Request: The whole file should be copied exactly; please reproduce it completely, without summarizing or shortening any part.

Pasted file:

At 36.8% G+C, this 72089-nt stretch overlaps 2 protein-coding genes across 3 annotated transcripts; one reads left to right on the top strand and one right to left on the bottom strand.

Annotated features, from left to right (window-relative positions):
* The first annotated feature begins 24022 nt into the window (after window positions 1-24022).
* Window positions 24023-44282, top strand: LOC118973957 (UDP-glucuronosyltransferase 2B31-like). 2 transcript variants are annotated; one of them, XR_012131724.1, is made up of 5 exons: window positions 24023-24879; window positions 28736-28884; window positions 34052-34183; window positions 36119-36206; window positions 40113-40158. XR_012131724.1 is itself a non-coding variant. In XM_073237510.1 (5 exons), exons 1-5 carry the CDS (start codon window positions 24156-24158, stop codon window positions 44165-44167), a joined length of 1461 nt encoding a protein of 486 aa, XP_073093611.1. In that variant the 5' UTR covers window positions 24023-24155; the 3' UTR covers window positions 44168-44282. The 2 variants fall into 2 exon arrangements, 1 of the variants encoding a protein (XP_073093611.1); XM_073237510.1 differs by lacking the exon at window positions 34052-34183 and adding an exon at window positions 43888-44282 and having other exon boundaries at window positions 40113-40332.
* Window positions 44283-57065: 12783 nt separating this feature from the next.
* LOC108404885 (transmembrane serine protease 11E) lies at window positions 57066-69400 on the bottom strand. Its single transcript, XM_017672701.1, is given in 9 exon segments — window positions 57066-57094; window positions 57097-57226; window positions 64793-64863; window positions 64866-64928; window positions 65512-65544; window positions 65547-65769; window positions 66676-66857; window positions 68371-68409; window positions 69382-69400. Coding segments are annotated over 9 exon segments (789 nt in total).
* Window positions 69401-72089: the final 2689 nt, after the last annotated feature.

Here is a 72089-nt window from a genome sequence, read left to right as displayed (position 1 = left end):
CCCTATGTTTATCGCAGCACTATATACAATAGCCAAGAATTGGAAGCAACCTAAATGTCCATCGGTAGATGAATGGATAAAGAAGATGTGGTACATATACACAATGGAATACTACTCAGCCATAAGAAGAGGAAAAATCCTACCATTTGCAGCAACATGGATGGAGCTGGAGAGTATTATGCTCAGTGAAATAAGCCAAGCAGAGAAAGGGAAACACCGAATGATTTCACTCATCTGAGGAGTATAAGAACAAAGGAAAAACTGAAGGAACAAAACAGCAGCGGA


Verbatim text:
At 36.8% G+C, this 72089-nt stretch overlaps 2 protein-coding genes across 3 annotated transcripts; one reads left to right on the top strand and one right to left on the bottom strand.

Annotated features, from left to right (window-relative positions):
* The first annotated feature begins 24022 nt into the window (after window positions 1-24022).
* Window positions 24023-44282, top strand: LOC118973957 (UDP-glucuronosyltransferase 2B31-like). 2 transcript variants are annotated; one of them, XR_012131724.1, is made up of 5 exons: window positions 24023-24879; window positions 28736-28884; window positions 34052-34183; window positions 36119-36206; window positions 40113-40158. XR_012131724.1 is itself a non-coding variant. In XM_073237510.1 (5 exons), exons 1-5 carry the CDS (start codon window positions 24156-24158, stop codon window positions 44165-44167), a joined length of 1461 nt encoding a protein of 486 aa, XP_073093611.1. In that variant the 5' UTR covers window positions 24023-24155; the 3' UTR covers window positions 44168-44282. The 2 variants fall into 2 exon arrangements, 1 of the variants encoding a protein (XP_073093611.1); XM_073237510.1 differs by lacking the exon at window positions 34052-34183 and adding an exon at window positions 43888-44282 and having other exon boundaries at window positions 40113-40332.
* Window positions 44283-57065: 12783 nt separating this feature from the next.
* LOC108404885 (transmembrane serine protease 11E) lies at window positions 57066-69400 on the bottom strand. Its single transcript, XM_017672701.1, is given in 9 exon segments — window positions 57066-57094; window positions 57097-57226; window positions 64793-64863; window positions 64866-64928; window positions 65512-65544; window positions 65547-65769; window positions 66676-66857; window positions 68371-68409; window positions 69382-69400. Coding segments are annotated over 9 exon segments (789 nt in total).
* Window positions 69401-72089: the final 2689 nt, after the last annotated feature.

Here is a 72089-nt window from a genome sequence, read left to right as displayed (position 1 = left end):
CCCTATGTTTATCGCAGCACTATATACAATAGCCAAGAATTGGAAGCAACCTAAATGTCCATCGGTAGATGAATGGATAAAGAAGATGTGGTACATATACACAATGGAATACTACTCAGCCATAAGAAGAGGAAAAATCCTACCATTTGCAGCAACATGGATGGAGCTGGAGAGTATTATGCTCAGTGAAATAAGCCAAGCAGAGAAAGGGAAACACCGAATGATTTCACTCATCTGAGGAGTATAAGAACAAAGGAAAAACTGAAGGAACAAAACAGCAGCGGA